drinkyourmilk Sun 15-Jan-17 22:01:42

I'm 29 weeks and have already brought it up with my midwife. We've agreed on a couple of points and the rest I've suggested we just wing. If I make a plan as such I'll be disappointed if it doesn't work out.

mlr1uk Sun 15-Jan-17 22:06:19

Ha ha my birth plan is pretty much going to be "get this baby out of me"!!

My midwife has been pretty useless so just wondered if she'd not mentioned due to that but from the above anticipate it maybe raised at next appointment, if she doesn't, I'll raise with her

Thanks all x

Brown76 Sun 15-Jan-17 22:10:06

The main thing to think about is where you want to give birth. In my experience no-one really asked me what I wanted (birth centre) and I had to bring it up with the consultant and get it written into my notes that yes, that was going to be supported by the hospital. I had a great midwife for ante natal classes and she suggested writing a few key points on a sheet of A4 and sticking it on the front of my hand held notes so it could be skim read quickly by midwife on the day. This worked out well, and removed all my flowery language and cut it down to a few bullet points: 1st baby, due xx date, birth centre a must, hypnobirthing, offer gas and air but not epidural unless requested, birthing partners are X and Y. That sort of thing. As that's all anyone has time to read on the day. HTH

TheNewMrsGerardButler Sun 15-Jan-17 22:12:47

My midwife told me to book a double appointment for my 36 week appt next week to discuss the birth plan. I have, however, already started compiling one. I did some research online, looked at templates and have included what I think I would like (keeping mobile/active, use of water pool if possible, delayed cord clamping, DP telling me if it's a boy or girl, skin to skin etc). However, I've made it clear in a paragraph at the top that I'm aware these are simply my birth preferences in the beSt case scenario and I'm aware that circumstances can change, and getting the baby out safely is THE main priority so do what needs to be done.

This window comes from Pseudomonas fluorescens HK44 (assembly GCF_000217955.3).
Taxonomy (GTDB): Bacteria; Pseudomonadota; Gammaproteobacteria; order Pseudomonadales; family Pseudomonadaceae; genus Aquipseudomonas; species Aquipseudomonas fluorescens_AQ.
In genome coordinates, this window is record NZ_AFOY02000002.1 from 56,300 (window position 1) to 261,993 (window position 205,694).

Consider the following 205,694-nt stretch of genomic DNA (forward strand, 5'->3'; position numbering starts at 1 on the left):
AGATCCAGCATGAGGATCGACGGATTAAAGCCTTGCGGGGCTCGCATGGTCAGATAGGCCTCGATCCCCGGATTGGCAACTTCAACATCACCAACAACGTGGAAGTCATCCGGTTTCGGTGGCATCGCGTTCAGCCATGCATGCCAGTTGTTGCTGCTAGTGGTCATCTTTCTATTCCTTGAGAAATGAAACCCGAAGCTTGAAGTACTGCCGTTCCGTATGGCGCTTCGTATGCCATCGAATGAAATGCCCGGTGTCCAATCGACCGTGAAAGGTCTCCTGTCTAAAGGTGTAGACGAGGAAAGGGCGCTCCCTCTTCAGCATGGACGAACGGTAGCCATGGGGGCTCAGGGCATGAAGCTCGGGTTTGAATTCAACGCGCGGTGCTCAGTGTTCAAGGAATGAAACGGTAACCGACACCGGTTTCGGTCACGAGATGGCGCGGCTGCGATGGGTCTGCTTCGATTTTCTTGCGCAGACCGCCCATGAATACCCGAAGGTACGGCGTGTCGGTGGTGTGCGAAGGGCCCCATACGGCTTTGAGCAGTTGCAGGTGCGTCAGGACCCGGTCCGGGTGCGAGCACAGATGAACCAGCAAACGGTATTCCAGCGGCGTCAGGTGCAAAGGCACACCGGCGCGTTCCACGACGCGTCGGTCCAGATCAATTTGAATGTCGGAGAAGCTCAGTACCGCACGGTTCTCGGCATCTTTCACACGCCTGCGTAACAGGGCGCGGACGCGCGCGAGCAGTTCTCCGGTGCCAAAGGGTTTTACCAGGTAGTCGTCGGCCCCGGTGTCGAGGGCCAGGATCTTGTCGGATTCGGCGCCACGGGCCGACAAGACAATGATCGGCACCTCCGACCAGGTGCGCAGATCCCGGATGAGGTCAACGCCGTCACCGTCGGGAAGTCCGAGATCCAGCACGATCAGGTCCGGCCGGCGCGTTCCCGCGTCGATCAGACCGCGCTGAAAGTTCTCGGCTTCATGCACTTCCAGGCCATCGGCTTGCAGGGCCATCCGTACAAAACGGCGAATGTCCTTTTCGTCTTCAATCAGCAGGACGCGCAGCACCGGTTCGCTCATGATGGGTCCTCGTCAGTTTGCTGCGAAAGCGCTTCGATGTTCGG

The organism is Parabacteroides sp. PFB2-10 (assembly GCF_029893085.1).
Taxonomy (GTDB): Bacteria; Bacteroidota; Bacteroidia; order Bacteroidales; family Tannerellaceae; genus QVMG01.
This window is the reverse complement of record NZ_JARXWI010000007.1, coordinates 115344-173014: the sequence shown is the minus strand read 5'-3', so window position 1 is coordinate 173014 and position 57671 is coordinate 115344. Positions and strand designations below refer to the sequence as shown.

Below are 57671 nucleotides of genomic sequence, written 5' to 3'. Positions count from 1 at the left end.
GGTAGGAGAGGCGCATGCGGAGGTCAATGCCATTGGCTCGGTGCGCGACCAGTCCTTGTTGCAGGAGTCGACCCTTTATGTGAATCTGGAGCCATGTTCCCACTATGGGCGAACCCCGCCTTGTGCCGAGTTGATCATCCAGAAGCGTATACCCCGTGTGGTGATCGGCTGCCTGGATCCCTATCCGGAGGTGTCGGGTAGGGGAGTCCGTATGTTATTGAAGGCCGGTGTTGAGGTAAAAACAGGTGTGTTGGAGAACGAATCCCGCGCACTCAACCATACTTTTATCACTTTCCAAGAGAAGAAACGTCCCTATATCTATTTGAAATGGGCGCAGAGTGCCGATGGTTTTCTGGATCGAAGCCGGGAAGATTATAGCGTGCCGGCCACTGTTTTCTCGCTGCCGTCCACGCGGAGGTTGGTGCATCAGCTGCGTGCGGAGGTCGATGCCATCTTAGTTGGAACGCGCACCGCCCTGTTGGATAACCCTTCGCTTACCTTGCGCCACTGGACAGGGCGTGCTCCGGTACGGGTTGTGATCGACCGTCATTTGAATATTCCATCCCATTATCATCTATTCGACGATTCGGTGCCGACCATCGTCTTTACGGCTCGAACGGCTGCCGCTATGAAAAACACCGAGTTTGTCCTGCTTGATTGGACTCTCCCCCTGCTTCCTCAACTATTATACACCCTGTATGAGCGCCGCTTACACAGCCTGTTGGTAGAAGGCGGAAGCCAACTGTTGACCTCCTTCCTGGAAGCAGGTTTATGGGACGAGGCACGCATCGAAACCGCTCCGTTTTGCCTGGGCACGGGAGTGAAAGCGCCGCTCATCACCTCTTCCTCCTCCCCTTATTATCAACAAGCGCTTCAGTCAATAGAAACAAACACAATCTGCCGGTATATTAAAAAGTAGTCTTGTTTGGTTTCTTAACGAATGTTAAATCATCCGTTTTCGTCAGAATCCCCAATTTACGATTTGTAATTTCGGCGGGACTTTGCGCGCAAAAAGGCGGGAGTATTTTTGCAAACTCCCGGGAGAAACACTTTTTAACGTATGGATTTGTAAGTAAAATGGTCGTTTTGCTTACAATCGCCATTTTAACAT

Chelazla Sun 15-Jan-17 22:12:50

My plan was "we'll take it as it comes", my midwife said this was the best plan!wink I know people with mad plans screaming for the epidural in minutes! Just see how it's going is my advice (fwiw). All that matters is the end result! Good luck ladies!

Mungobungo Sun 15-Jan-17 22:15:11

It's really important to think not of a birth plan, but your birth PREFERENCES. It's really tricky to write a plan when birth is unpredictable and you can't know how you'll cope when it happens.

Around 36 weeks is a good time to get it all together. It do your research beforehand about what's available to you locally regarding place of birth, pain relief etc. Most pregnancy notes have a section where there are prompts for you to consider and can make notes. Use these as a guide, then get on the internet and find out more about each key point. Anything you're not sure of, you can then speak to your midwife when you see her at 36 weeks.

sj257 Sun 15-Jan-17 22:34:17

Nobody has mentioned it to me. I'm due on Wednesday, third child, will just discuss it when I go in I guess!

Mamatallica Sun 15-Jan-17 23:06:38

I read about making a birth plan and kept expecting my midwife to mention it, eventually I brought it up and she said I could write some stuff down if I wanted. Apart from asking where I wanted the birth, she couldn't have cared less. I hope yours is more supportive.

Imaginationfailedtoload Sun 15-Jan-17 23:10:06

Birth plans are discussed at around 36 weeks. By then you know baby is coming in the right direction etc etc. Jot your ideas down and have a chat with your midwife

3boys3dogshelp Sun 15-Jan-17 23:16:54

3 pregnancies, never mentioned by a midwife in any of my appointments! I picked up most of my preferences from reading up and from my antenatal classes. The top tip from classes was not to write down that you didn't Want an epidural/pethidine etc as then the midwife would try really hard not to give you one in order to stick to your plan!!
My (verbal) plan was 'let's see what happens, I'm open to everything needed' which was lucky as I ended up with three inductions.

Mamatallica Sun 15-Jan-17 23:33:36

Yes, to be fair, none of my preferences worked out either. It was pretty much the opposite of what I wanted. I got my baby though so it's all worth it smile

Acorncat Mon 16-Jan-17 22:33:18

I had a birth plan sheet in my notes. I filled in some brief points but I don't think they actually looked at it. I just made sure I knew that I wanted delayed cord clamping, the injection for placenta removal or not and the Vitamin K injection for baby. They just asked at the time what I wanted, a detailed, thought out plan would have been pointless I think